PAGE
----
Justia Arbitration & Mediation Opinion SummariesArticles Posted in Florida Supreme Court
Laizure v. Avante at Leesburg, Inc.
A nursing home patient (Decedent) signed an agreement providing for arbitration of disputes arising out of treatment and care at the nursing home. Decedent subsequently died, allegedly through the nursing home's negligence. Through Decedent's personal representative, Decedent's survivors (Plaintiffs) subsequently brought a cause of action for deprivation of rights under the applicable nursing home statute and, alternatively, a wrongful death action. At issue on appeal was whether an arbitration agreement signed by the decedent requires his estate and heirs to arbitrate their wrongful death claims. The court of appeal concluded that the estate and heirs were bound by the arbitration agreement but certified a question to the Supreme Court. The Court approved of the court of appeal's decision and answered that the execution of a nursing home arbitration agreement by a patient with capacity to contract binds the patient's estate and statutory heirs in a subsequent wrongful death action arising from an alleged tort within the scope of the valid arbitration agreement. View "Laizure v. Avante at Leesburg, Inc." on Justia Law
Jackson v. Shakespeare Found., Inc.
Petitioners and Respondents entered into a contract for the purchase of real property owned by Petitioners, twenty-five percent of which constituted wetlands. Respondents filed an action against Petitioners for fraudulent misrepresentation, alleging that in the advertisement for the sale of the property, Petitioners knowingly and falsely misrepresented that the property had no wetlands. Petitioners moved to dismiss, asserting that the fraud claim arose out of, and was related to, the contract, and therefore, the claim fell within the arbitration provision of the contract. The trial court granted the motion to dismiss. The court of appeal reversed, holding that the action based on fraud was not a dispute subject to arbitration under the contract. The Supreme Court quashed the decision below and concluded that the fraud action had a contractual nexus with, and a significant relationship to, the contract between Petitioners and Respondents and was, as a general principle, within the scope of the contract's broad arbitration provision. Remanded. View "Jackson v. Shakespeare Found., Inc." on Justia Law
Gessa, etc. v. Manor Care of Florida, Inc., et al.
Petitioner filed suit against respondent, alleging negligence, violation of resident's rights, and breach of fiduciary duty. Respondent moved to compel arbitration. Petitioner raised several issues on appeal. The court held that its decision was controlled in part by Shotts v. OP Winter Haven, Inc., another nursing home arbitration case. Pursuant to the court's reasoning in that case, the court held that the district court erred in the following respects: (i) in ruling that the limitation of liability provisions in this case, which placed a $250,000 cap on noneconomic damages and waived punitive damages, were severable; (ii) in failing to rule that the court, not the arbitrator, must decide whether the arbitration agreement violated public policy; and (iii) in failing to rule that the above limitation of liability provisions violated public policy. The court also held that the United States Supreme Court decision in Rent-A-Center, West. Inc. v. Jackson was inapplicable. View "Gessa, etc. v. Manor Care of Florida, Inc., et al." on Justia Law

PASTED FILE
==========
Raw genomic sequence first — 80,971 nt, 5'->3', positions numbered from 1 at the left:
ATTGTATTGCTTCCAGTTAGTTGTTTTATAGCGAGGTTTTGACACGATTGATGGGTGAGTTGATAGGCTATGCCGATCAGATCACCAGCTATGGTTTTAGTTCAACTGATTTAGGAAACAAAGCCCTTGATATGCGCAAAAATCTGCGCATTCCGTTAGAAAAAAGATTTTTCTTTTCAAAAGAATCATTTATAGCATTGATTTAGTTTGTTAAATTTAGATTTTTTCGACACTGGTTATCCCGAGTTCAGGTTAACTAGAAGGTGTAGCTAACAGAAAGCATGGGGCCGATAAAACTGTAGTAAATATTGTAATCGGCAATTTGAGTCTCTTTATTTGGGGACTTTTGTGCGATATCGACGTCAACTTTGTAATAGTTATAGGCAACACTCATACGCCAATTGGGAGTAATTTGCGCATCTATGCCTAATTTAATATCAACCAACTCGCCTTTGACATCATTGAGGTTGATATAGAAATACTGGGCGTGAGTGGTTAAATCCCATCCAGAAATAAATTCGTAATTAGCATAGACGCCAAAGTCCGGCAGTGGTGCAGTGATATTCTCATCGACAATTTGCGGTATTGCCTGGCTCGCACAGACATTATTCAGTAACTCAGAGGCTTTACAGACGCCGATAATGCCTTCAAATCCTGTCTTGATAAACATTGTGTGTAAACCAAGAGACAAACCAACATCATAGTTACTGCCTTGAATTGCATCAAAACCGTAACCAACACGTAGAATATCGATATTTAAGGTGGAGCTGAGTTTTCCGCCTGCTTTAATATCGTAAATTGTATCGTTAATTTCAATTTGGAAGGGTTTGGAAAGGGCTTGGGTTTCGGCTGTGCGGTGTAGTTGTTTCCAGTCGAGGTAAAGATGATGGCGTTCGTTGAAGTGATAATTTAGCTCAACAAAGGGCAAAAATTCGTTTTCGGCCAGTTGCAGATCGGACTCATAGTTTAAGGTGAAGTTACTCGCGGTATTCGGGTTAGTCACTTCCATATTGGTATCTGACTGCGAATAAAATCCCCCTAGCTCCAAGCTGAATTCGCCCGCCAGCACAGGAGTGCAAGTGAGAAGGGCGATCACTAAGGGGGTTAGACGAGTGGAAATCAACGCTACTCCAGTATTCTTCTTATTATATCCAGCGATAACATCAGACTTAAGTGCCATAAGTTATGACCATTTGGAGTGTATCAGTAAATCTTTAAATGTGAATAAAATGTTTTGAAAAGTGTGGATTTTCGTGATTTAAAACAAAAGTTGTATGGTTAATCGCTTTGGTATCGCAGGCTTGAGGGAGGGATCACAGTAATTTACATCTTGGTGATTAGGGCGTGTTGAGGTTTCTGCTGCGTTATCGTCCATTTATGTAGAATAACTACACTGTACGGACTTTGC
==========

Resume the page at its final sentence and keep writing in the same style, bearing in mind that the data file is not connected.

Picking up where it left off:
Shotts, etc. v. OP Winter Haven, Inc., et al.
Petitioner, as personal representative of her uncle's estate, filed a complaint against respondent alleging negligence and breach of fiduciary duties. Respondent moved to compel arbitration based on an agreement petitioner had signed on her uncle's admission. The court held that the district court erred in failing to rule that the court, not the arbitrator, must decide whether the arbitration agreement violated public policy. The court also held that the district court erred in failing to rule that the limitations of remedies provisions in this case violated public policy, for they undermined specific statutory remedies created by the Legislature. The court further held that the district court erred in ruling that the limitations of remedies provisions that called for imposition of the American Health Lawyer Association rules was severable. The court finally concluded that the United States Supreme Court's recent decision in Rent-A-Center, West, Inc. v. Jackson was inapplicable. View "Shotts, etc. v. OP Winter Haven, Inc., et al." on Justia Law